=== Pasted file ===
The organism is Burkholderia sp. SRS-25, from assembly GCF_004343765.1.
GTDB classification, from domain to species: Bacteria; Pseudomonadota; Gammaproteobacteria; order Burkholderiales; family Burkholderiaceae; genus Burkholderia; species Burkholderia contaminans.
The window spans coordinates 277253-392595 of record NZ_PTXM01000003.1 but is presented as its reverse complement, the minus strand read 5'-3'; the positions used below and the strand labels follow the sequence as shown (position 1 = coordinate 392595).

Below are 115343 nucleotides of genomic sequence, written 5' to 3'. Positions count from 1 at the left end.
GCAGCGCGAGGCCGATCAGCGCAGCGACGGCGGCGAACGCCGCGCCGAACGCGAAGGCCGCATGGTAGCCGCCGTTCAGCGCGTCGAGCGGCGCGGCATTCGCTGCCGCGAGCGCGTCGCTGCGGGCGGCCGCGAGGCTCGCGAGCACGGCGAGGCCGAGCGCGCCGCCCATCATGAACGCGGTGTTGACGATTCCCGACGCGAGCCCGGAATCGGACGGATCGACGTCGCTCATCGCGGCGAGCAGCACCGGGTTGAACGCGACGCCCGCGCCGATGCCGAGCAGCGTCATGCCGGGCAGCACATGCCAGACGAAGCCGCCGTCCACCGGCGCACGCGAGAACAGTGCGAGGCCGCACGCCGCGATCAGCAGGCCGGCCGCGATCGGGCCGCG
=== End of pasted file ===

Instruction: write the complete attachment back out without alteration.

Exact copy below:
The organism is Burkholderia sp. SRS-25, from assembly GCF_004343765.1.
GTDB classification, from domain to species: Bacteria; Pseudomonadota; Gammaproteobacteria; order Burkholderiales; family Burkholderiaceae; genus Burkholderia; species Burkholderia contaminans.
The window spans coordinates 277253-392595 of record NZ_PTXM01000003.1 but is presented as its reverse complement, the minus strand read 5'-3'; the positions used below and the strand labels follow the sequence as shown (position 1 = coordinate 392595).

Below are 115343 nucleotides of genomic sequence, written 5' to 3'. Positions count from 1 at the left end.
GCAGCGCGAGGCCGATCAGCGCAGCGACGGCGGCGAACGCCGCGCCGAACGCGAAGGCCGCATGGTAGCCGCCGTTCAGCGCGTCGAGCGGCGCGGCATTCGCTGCCGCGAGCGCGTCGCTGCGGGCGGCCGCGAGGCTCGCGAGCACGGCGAGGCCGAGCGCGCCGCCCATCATGAACGCGGTGTTGACGATTCCCGACGCGAGCCCGGAATCGGACGGATCGACGTCGCTCATCGCGGCGAGCAGCACCGGGTTGAACGCGACGCCCGCGCCGATGCCGAGCAGCGTCATGCCGGGCAGCACATGCCAGACGAAGCCGCCGTCCACCGGCGCACGCGAGAACAGTGCGAGGCCGCACGCCGCGATCAGCAGGCCGGCCGCGATCGGGCCGCG